Sports committee ‘agrees’ entire FAI board should resign

FAI board meets on Monday to take ‘urgent steps’ over governance issues

After hours of questions at an Oireachtas committee former FAI CEO John Delaney stuck to his opening statements and avoided further questions. Video: Oireachtas TV

 

A member of the Oireachtas Committee on Sport said on Monday it had been “agreed across the political spectrum” that the entire board of the FAI must resign.

Fianna Fáil’s Robert Troy said it was “very disappointing” the length of time the FAI board was taking to get back to the committee with answers it could not provide at last week’s meeting.

Six out of 11 board members have been in their roles for more than the set down time limit of eight years, with four granted exemptions “to provide continuity and avoid a brain drain”.

“Sorry, but a brain drain at the level of the FAI, I don’t think anyone should be avoiding that,” Mr Troy said.

Outstanding questions include who signed off on a press release last month that stated that the entire board were aware of the controversial €100,000 payment from John Delaney to the FAI, which Mr Troy said was subsequently shown to be inaccurate.

“There is an effort, in my opinion, by the board of the FAI to conceal information that has been requested of it by the Oireachtas committee and members of the media and the general public at large,” he told RTÉ Radio’s Today with Sean O’Rourke.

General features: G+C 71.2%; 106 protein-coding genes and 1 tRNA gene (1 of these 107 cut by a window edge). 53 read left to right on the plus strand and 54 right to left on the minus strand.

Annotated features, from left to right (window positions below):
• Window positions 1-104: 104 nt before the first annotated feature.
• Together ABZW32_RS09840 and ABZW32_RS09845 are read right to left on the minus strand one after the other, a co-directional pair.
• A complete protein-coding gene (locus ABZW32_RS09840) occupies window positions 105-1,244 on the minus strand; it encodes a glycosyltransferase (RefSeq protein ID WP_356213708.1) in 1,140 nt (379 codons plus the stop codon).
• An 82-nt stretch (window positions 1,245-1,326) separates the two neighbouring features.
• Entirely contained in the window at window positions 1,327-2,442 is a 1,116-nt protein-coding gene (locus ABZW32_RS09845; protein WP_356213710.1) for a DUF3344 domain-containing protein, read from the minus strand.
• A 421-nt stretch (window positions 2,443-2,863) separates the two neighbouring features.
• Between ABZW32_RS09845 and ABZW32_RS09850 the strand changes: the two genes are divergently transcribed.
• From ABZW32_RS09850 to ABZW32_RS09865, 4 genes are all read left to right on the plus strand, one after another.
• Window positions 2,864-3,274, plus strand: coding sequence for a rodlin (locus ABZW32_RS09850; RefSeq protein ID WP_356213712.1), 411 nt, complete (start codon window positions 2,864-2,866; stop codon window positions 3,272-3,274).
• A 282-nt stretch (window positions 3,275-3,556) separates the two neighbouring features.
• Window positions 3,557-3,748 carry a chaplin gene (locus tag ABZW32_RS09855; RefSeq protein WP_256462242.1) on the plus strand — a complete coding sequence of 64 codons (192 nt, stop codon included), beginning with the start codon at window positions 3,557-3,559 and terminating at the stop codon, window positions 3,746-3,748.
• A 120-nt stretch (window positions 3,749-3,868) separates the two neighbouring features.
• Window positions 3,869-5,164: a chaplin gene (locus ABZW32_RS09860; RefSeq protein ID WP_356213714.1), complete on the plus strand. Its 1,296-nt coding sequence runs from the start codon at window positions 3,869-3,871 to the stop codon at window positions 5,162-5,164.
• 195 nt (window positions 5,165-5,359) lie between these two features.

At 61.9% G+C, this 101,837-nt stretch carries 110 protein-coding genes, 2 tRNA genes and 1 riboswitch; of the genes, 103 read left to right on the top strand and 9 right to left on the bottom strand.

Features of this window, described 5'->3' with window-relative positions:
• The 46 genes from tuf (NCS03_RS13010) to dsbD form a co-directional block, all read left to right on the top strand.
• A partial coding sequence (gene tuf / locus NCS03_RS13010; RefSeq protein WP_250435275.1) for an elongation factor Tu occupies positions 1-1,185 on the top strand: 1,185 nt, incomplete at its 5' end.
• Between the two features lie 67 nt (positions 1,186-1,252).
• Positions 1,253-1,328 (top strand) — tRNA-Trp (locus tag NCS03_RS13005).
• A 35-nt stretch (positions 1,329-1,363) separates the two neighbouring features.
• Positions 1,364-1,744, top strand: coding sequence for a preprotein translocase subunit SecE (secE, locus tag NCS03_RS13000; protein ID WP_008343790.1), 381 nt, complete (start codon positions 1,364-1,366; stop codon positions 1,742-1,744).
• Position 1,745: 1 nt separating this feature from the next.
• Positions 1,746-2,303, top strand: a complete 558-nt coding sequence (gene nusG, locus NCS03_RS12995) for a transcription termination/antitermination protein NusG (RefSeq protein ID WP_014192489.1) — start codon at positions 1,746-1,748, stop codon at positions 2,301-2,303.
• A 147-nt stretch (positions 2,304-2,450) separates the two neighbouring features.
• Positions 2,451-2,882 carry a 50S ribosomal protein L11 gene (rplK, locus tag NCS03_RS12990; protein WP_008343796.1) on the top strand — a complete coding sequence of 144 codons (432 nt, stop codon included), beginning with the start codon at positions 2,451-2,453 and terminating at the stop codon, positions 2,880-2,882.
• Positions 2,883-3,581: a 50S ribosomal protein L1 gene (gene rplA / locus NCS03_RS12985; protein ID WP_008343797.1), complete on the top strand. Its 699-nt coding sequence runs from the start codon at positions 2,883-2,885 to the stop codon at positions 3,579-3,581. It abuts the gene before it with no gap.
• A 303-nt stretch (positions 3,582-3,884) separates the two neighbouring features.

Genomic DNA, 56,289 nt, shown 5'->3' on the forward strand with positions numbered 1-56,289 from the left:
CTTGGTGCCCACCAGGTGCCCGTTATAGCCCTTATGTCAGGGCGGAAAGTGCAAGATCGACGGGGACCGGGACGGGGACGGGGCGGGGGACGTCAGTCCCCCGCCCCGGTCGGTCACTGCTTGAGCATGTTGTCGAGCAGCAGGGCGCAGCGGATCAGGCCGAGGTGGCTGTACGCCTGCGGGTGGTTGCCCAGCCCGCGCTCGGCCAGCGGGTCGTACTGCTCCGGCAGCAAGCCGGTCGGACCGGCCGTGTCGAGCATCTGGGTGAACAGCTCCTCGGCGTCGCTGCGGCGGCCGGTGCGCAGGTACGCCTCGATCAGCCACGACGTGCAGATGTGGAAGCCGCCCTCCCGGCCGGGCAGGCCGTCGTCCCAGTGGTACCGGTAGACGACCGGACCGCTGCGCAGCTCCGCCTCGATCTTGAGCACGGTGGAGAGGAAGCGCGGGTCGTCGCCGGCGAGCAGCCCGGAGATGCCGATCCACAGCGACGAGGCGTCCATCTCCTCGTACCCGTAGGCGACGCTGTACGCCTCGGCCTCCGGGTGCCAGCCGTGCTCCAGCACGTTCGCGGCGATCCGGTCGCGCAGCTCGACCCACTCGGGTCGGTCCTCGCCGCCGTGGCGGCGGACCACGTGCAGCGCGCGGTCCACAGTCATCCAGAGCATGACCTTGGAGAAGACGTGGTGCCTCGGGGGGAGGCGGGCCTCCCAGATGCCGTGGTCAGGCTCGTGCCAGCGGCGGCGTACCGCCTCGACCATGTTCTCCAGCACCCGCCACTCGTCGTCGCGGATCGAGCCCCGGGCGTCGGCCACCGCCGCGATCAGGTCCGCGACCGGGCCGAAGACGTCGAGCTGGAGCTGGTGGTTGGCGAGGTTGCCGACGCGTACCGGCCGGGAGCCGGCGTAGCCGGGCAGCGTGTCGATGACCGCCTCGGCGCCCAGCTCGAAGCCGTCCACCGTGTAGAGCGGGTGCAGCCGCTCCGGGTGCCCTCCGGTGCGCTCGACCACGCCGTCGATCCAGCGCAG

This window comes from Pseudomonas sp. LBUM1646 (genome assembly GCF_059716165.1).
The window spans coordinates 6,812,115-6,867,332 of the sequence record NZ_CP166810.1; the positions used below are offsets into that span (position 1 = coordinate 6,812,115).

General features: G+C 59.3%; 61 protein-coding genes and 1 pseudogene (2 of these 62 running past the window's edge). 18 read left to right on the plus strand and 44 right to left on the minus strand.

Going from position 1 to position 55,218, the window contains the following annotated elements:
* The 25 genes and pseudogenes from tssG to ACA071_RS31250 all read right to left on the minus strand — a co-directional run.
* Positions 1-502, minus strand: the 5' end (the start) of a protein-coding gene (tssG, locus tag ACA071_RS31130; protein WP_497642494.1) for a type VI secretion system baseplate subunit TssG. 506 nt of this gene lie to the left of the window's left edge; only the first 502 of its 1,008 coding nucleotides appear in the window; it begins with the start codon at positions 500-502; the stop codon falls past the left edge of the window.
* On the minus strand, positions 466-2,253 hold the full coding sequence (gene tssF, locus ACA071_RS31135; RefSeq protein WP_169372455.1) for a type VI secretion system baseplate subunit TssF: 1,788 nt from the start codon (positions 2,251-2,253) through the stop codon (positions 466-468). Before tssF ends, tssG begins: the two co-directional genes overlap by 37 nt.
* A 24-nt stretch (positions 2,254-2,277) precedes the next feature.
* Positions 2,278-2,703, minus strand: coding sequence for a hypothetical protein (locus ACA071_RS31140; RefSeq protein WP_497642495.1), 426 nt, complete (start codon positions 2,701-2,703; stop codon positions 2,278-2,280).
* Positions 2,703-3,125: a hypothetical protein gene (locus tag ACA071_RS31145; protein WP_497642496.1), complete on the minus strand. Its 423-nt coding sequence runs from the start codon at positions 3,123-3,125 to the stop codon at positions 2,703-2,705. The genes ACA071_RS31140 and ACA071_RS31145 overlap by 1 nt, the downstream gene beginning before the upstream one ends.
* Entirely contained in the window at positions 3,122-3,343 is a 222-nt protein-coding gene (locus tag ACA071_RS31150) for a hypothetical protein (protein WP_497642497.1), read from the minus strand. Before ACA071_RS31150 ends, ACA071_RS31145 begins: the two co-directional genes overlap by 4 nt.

“I don’t have confidence that the existing board has the ability or even the desire to get to bottom of the information,” Mr Troy said.

Mr Delaney told the Oireachtas committee in January 2017 that a new governance committee with independent members on it had been set up then, and it had since been shown that it “is not doing its job”, the Fianna Fáil TD said.

The FAI board is meeting on Monday evening to take what it called “urgent steps” in response to its mounting governance crisis. 

In a statement issued on Sunday night, after a weekend of intense internal talks, the association said it was taking “many urgent steps to address its current governance and financial issues”.

The statement also promised a “root and branch review” and said the FAI would furnish additional information about a €100,000 loan given by Mr Delaney to the FAI in 2017 to prevent it exceeding an overdraft. The loan was subsequently repaid. The information was requested by an Oireachtas committee examining governance in the association.

However, the statement was silent on the position of Mr Delaney, the former chief executive, who last month took up a newly created role of executive vice-president. Informed sources said talks had focused on a possible severance arrangement for Mr Delaney, with several board members also stepping down. However, it is understood the talks finished inconclusively.

Grant freeze

The statement was issued some hours after Minster for Sport Shane Ross threatened to freeze FAI applications to a new €100 million grant scheme for large-scale sports projects to any sporting body with inadequate corporate governance. This refusal comes on top of Sport Ireland’s decision to suspend State funding to the FAI, worth €2.7 million per annum.